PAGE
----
I really enjoyed Mr. Bowman’s approach to teaching pistol shooting due to his first-principles thought process for shooting. He breaks down what pistol shooting is and from there he discusses each part. He covers a myriad of subtopics that make up the calculus of shooting quickly and accurately. These topic included in-depth discussion about leverage and how the hand interacts with the handgun during recoil, for example. Mr. Bowman also spent much time emphasizing the role vision plays in fast and accurate handgun shooting, and this class covers topics such as target-focused shooting and target transitions rather well. Beyond that, plenty of time is spent on recoil management and shot-calling–also two significant elements of advanced handgun shooting. For me, one of the most eye-opening aspects of the course was the discussion about riding recoil vs forcing the slide to stay flat. In short, as someone who takes themselves seriously when it comes to handgun shooting, not only for the sake of my writing but also for personal reasons, Pistol Intelligence felt extremely relevant from start to finish. As an instructor, Mr. Bowman is not an absolutist and encourages students to play around with different techniques and see what works best for them. In the end, what counts is speed, accuracy and control.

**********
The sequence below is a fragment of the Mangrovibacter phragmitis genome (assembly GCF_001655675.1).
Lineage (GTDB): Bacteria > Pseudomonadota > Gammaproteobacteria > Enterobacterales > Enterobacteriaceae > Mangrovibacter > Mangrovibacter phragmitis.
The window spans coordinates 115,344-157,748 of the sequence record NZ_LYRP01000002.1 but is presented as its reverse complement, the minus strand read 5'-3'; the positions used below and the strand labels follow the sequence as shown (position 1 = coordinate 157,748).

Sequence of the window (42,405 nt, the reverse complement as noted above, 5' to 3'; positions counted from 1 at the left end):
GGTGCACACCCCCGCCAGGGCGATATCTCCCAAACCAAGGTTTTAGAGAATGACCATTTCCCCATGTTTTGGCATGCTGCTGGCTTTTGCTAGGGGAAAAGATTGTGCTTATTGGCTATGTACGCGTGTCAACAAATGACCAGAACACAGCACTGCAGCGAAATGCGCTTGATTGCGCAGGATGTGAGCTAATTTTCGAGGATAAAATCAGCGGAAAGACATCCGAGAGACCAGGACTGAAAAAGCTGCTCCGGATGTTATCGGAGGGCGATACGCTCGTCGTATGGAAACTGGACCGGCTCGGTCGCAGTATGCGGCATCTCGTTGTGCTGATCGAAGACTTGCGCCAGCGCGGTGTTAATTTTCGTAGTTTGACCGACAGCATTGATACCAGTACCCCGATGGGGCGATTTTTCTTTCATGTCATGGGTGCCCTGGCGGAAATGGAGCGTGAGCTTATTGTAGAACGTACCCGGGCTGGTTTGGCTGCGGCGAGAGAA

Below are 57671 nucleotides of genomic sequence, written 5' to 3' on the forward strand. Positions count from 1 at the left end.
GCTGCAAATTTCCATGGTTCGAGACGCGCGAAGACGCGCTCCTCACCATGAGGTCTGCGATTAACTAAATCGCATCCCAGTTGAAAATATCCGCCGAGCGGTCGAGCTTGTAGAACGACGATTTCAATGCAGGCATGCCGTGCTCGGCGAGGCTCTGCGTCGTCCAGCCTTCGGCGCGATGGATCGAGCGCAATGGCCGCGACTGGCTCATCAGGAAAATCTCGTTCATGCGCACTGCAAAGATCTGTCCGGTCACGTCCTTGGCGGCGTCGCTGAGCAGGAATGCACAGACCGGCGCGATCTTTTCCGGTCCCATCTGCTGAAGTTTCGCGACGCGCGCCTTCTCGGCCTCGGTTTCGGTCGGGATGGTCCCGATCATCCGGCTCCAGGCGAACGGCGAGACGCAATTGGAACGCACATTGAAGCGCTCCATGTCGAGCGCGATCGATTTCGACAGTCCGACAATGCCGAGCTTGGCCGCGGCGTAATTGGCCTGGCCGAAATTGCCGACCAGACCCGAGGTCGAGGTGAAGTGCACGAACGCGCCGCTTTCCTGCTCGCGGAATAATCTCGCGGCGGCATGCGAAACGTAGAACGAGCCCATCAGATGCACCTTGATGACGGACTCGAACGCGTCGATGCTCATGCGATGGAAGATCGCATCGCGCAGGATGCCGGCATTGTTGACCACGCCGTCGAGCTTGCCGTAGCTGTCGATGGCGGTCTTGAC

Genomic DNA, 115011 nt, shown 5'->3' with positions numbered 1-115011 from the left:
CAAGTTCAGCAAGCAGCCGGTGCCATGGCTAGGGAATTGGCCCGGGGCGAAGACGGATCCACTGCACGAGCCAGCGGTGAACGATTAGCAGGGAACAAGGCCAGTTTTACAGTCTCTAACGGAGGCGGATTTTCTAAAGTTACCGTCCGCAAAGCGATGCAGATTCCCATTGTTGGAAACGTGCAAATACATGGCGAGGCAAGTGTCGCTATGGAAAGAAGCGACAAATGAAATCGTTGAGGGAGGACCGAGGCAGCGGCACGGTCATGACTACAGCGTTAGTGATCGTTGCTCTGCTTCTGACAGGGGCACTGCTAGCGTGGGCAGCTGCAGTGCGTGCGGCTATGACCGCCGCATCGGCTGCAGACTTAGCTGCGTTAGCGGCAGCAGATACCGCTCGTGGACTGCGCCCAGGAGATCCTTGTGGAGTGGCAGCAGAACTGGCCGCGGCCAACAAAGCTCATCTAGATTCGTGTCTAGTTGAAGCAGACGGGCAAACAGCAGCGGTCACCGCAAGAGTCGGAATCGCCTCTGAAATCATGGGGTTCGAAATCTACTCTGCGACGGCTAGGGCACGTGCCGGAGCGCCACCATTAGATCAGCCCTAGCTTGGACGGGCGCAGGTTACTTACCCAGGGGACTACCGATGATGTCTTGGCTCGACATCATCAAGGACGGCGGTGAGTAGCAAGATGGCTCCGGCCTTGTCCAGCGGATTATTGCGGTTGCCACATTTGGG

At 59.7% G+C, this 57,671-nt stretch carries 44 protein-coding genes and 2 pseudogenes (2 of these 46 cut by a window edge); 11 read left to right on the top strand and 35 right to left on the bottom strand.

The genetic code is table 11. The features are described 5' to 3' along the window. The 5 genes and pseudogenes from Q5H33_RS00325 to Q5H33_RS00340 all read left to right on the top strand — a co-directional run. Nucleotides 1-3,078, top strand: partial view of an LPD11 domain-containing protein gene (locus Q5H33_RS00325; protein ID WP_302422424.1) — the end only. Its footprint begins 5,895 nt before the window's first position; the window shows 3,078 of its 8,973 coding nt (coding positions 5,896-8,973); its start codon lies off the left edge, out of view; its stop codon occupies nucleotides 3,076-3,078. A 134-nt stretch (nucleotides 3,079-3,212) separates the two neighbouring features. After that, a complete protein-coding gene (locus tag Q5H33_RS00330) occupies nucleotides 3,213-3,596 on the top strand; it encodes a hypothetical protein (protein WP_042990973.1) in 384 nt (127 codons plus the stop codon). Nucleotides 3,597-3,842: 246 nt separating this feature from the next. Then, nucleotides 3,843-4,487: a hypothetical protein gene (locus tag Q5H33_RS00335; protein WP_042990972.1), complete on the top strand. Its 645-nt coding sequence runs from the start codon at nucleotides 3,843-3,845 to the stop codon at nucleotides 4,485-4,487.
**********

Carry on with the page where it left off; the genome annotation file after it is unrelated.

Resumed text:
I seldom use the word “amazing” because it gets overused, but I had an amazing experience during the weekend of our specific class. Pistol Intelligence was held in the dead heat of June at Temple Gun Club, my home gun club. That weekend, class was nothing short of amazing because it was scheduled during the same week as USPSA Carry Optics Nationals, to which Mr. Bowman made a detour to compete in before arriving in central Texas. However, earlier that same week, his vehicle caught fire on the side of the interstate. He managed to ditch his SUV with most of his guns and gear before the flames completely consumed it. Considering that in the course of a few days Mr. Bowman experienced a catastrophic and traumatic event but still had the mental wherewithal to stand and deliver at a high-level USPSA match and then throw down to teach a group of 13 adult strangers for two scorching days in the Texas heat the same weekend, I think that what he pulled off was nothing short of amazing. What I’m saying is that this man can really keep it together. And it’s no wonder he shoots as well as he does. The fact of the matter is that being able to get a grip mentally is key for shooting success. Because after a certain point, performance shooting is driven by the mind.